Denture Troubleshooting: Solving Common Post-Insertion Problems by Dr. John Nosti, DMD, FAGD, FACE



by John Nosti, DMD, FAGD, FACE, FICOI

Despite meticulously following techniques to make denture outcomes more predictable, post-insertion complications still arise. These problems result in operator frustration, patient dissatisfaction, and many times, loss in the patient's confidence with the practitioner. Discussed here are some frequent post insertion complications and their remedies.

Understand occlusion
Fabrication of maxillary and mandibular dentures combined is indeed a full-mouth rehabilitation. It is common for patients to go more than five years prior to having a new set of dentures fabricated. Worn teeth, loss of vertical dimension and altered ridge form are some of the conditions that lead to occlusal disharmony in the existing dentures which are often times not corrected prior to fabrication of the new prosthetics. Occlusal disharmony in new prosthetics will lead to continued complaints of sore spots in one or various areas despite the presence of ulcerations or areas of erythema. Typically patients will present with the need for more adjustments than the dentist views as normal.

This usually results in frustration with both the practitioner and patient, where one usually abandons or dismisses the other. If the patient has no difficulty in placing or removing the dentures, and only starts to have discomfort in areas following function, occlusion should be the first thing to be evaluated. Many other complaints seen related to occlusion are: soreness in the anterior hard palate and anterior ridge areas, soreness from premolar to tuberosity or over the entire ridge unilaterally, delayed gagging, muscles of mastication becoming fatigued, sialorrhea (hypersalivation), and discomfort while chewing.

When centric relation does not coincide with maximum intercuspation the denture will have interferences in the occlusion that can cause soreness or dislodgment and the denture will lack a bilateral balanced occlusion in excursions. Interferences many times cause the patient to posture their mandible forward in removable prosthetics causing the patient to function in protrusive. This will lead to the soreness in the anterior sites previously mentioned.

Correction of the occlusion can be done by performing a centric relation bite registration of the dentures, performing a lab remount, and correcting the occlusion through equilibration. Centric relation can be recorded by mounting a gothic arch tracer (Candulor CRS Set and VCR or Coble Balancer) (Figs. 1 & 2), performing a gothic arch recording and an open bite centric registration with a hard registration material such as Futar-D (Kettenbach). Prevention of occlusal issues can be done by performing a gothic arch tracing during the fabrication process.



Understand the anatomy
Many of the commonly seen post insertion complications could have been remedied from a clear understanding of the anatomy during the final impression visit(s). While slight overextension of the denture borders is typically desired, too much overextension, and under extension can be problematic. (Figs. 3 & 4)



Common conditions seen in the maxillary prosthesis due to overextension include:
  1. Sore spots in the maxillary vestibule: Using pressure indicating paste (PIP) or an indelible marker (Thompson Stick), can help determine if the concern is due to excessive length or pressure point. Apply PIP to the affected area and adjust any portion of the denture that shows through the paste. Individual sore spots can be identified with indelible marker, transferred to the denture following insertion, and adjusted accordingly.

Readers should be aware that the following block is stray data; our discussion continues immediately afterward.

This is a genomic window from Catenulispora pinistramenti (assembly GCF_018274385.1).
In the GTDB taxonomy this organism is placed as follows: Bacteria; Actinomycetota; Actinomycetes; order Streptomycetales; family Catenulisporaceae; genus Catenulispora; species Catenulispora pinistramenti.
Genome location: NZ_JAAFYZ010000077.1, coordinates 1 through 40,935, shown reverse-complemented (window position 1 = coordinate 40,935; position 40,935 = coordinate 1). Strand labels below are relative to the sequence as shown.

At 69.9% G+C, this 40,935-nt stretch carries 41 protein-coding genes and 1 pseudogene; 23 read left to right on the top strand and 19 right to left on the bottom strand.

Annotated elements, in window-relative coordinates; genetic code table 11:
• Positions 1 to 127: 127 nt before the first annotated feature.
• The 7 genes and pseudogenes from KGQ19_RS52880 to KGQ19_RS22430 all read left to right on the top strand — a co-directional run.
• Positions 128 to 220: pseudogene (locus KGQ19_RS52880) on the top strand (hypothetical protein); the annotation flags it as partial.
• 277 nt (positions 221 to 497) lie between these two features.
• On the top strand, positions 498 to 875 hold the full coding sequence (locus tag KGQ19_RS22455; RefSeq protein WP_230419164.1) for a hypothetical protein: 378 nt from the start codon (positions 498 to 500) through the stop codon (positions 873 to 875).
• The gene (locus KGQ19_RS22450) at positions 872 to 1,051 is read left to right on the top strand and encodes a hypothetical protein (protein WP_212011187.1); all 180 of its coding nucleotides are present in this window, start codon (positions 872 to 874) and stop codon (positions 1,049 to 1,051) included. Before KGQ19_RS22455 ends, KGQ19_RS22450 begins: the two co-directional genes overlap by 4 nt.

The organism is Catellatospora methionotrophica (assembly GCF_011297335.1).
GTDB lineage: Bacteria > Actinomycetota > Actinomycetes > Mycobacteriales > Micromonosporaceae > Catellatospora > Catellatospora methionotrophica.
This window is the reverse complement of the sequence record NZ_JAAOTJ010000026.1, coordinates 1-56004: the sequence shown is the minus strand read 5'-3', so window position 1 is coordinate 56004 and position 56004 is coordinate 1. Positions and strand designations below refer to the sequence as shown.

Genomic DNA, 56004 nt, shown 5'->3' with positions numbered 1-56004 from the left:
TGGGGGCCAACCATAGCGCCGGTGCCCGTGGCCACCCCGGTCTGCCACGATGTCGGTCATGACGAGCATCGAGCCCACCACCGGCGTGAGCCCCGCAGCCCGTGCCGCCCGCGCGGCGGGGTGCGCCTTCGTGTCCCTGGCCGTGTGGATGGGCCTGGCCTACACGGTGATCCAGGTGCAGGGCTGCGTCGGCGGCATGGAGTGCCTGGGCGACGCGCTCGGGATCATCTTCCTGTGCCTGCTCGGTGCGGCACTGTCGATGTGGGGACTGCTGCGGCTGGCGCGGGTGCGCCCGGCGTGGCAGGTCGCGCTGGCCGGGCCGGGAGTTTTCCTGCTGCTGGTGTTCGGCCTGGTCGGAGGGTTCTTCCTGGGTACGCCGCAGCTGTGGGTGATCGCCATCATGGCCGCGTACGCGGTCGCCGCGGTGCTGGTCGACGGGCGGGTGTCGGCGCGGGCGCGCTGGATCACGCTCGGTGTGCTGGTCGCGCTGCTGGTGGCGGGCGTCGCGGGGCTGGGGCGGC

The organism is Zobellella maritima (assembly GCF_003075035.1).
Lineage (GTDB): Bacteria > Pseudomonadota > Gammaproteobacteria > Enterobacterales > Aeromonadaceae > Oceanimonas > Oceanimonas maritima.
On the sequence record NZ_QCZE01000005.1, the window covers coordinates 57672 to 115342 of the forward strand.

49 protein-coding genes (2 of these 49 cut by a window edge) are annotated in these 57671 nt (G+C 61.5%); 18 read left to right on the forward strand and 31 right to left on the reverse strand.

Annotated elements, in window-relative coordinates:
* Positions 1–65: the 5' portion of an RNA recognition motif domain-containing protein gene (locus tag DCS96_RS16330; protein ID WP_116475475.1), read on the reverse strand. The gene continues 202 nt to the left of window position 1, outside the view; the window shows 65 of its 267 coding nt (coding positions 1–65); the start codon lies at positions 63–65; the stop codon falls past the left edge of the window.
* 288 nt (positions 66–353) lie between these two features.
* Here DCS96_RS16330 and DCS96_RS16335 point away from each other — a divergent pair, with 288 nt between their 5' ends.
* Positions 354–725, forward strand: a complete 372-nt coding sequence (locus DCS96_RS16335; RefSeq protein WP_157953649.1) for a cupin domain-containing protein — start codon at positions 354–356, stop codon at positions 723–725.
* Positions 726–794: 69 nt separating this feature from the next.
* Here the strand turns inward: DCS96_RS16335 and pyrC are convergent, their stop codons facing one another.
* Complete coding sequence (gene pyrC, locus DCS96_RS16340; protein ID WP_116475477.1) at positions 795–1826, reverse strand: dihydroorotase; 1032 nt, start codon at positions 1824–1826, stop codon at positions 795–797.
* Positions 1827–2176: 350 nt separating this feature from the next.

2. Difficulty swallowing, discomfort in the soft palate, speech issues, and gagging can all be caused by over extension of the maxillary denture onto the soft palate or posterior palatal seal. Because the action of talking makes an overextended denture on the soft palate to become loose, the patient must hold their tongue against the denture during talking. Remove the denture, ask the patient to hold their nose and attempt to expel air through it while the border of the hard and soft palate are outlined with indelible marker (Fig. 5). Insert the denture and repeat the process of having the patient hold their nose and attempt to expel air through it. Remove the denture and adjust any acrylic extending beyond the outline of the posterior palatal seal present on the denture.
  3. The denture becoming loose during function or opening wide (yawning). Overextension of the flanges onto the labial frenums will typically cause the denture to become loose during function. This can be easily solved by placing PIP in the area of the frenum, inserting the denture, extending the patient's cheek in the area of the frenum and activating the frenum by pulling down on the cheek. Many times the dentist will cause the denture to drop during this process. While the frenum may not remove the PIP, simply creating more relief in the denture in this area will many times solve this problem.


Overextension onto the Hamular notch frenum is best adjusted by using an indelible marker on both frenums (Fig. 6), placing the denture in place, and having the patient open as wide as they can. Solution to this problem may involve either removing the excess acrylic, or surgery to reposition the frenum. Many times these overextension issues can be avoided with improved knowledge of the anatomy, or border molding/muscle molding during the impression process.



Common conditions seen in the overextension of the mandibular prosthesis include:
  1. Anterior portion of the denture lifts is commonly caused by overextension in the region of the genioglossus muscle (Fig. 7). Place PIP in the anterior intaglio surface of the mandibular denture, place into position, hold, and ask the patient to first touch their tongue to the roof of their mouth, then stick out their tongue and move from side to side. Remove any overextended areas indicated with the labial vestibular attachment in patients with atrophic ridges (Fig. 8). Place PIP as indicated previously, place the denture, and request the patient to retract their mandibular lip over the incised edge of the mandibular teeth.